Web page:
Look for ways to help your networking contacts face their challenges
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One of the strange side effects of networking in the business world is that many of the folks you talk with are going to assume that you are trying to sell to them. Even the simple phrase "Let me know if I can help out with anything" takes on a meaning that you might not have intended. On more than one occasion when I used those words or others like them, I've had my networking contact tell me that they don't have any work for me.
So, I've been trying to figure out how I can short-circuit that particular pattern. Here's what I came up with.
First ask the question, "So, what challenges are you running into in your business right now?" Depending on the depth of relationship you have with this person, you could even extend the question to their personal lives.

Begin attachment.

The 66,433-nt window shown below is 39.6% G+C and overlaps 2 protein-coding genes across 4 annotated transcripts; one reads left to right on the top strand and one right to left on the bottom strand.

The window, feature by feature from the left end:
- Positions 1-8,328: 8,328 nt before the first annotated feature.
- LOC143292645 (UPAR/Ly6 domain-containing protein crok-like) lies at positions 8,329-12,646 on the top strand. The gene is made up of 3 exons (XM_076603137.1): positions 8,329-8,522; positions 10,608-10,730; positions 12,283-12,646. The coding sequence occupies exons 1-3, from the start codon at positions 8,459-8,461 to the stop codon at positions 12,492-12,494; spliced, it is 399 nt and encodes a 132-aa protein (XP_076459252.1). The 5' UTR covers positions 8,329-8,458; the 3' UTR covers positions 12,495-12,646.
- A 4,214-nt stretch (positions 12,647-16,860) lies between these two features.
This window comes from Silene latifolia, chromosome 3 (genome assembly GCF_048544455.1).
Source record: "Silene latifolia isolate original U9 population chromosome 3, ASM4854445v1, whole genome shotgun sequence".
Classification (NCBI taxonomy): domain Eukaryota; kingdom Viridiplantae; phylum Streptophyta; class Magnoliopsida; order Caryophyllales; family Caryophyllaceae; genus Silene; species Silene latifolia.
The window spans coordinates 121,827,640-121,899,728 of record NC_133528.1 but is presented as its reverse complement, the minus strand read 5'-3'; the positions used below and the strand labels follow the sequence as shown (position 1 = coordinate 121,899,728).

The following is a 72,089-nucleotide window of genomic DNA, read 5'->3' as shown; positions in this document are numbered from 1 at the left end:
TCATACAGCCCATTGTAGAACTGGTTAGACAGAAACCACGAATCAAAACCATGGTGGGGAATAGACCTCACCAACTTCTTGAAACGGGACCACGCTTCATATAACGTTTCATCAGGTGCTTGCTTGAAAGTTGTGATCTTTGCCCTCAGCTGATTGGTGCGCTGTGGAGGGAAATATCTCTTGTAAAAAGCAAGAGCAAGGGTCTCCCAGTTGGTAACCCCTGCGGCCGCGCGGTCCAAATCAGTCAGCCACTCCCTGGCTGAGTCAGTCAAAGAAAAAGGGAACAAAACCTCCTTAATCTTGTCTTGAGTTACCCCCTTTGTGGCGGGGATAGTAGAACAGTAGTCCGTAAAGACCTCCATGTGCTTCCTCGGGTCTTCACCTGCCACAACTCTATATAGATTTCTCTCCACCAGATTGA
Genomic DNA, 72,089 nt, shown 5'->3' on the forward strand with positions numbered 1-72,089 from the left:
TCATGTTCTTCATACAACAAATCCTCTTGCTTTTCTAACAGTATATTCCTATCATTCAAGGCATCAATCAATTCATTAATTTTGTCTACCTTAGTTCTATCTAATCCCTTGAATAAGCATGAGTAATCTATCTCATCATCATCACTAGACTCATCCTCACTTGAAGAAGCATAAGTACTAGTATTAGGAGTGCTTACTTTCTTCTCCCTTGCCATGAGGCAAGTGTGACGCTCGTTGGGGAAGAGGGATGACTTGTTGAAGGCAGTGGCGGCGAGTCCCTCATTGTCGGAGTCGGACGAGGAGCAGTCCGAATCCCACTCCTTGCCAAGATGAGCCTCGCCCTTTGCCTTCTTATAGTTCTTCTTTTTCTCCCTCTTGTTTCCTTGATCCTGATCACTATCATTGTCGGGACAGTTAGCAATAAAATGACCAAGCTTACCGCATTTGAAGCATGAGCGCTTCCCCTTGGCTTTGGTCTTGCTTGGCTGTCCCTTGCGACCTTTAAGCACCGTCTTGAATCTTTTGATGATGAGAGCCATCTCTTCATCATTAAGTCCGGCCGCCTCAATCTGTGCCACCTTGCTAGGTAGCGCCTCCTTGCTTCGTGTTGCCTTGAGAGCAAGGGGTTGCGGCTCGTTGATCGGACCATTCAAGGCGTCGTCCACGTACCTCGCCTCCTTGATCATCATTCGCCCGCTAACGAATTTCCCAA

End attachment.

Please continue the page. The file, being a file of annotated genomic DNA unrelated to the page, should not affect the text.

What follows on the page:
(By the way, I don't recommend you ask "What's your problem?" While it might seem semantically similar on the surface, apparently this is yet another question which can be misunderstood. Who knew?)
Anyway, while you actively listen to the issues that are foremost on their minds, you should also be asking yourself "How can I help?"
You may not be able to help them in a professional capacity. That's okay. In fact, this is where the real networking kicks in.
You may know of someone who can help them with whatever the problem is. Offer to make the connection if they would like. You'll become the hero to both, and then both of them will keep you in mind the next time something comes up that does match your professional interest.
Remember, above all, your goal is to help solve their problem, not sell.
Greg Peters, founder of The Reluctant Networker LLC, writes, speaks and coaches about good networking practice. For more tips that can help your connections count, go to www.thereluctantnetworker.com.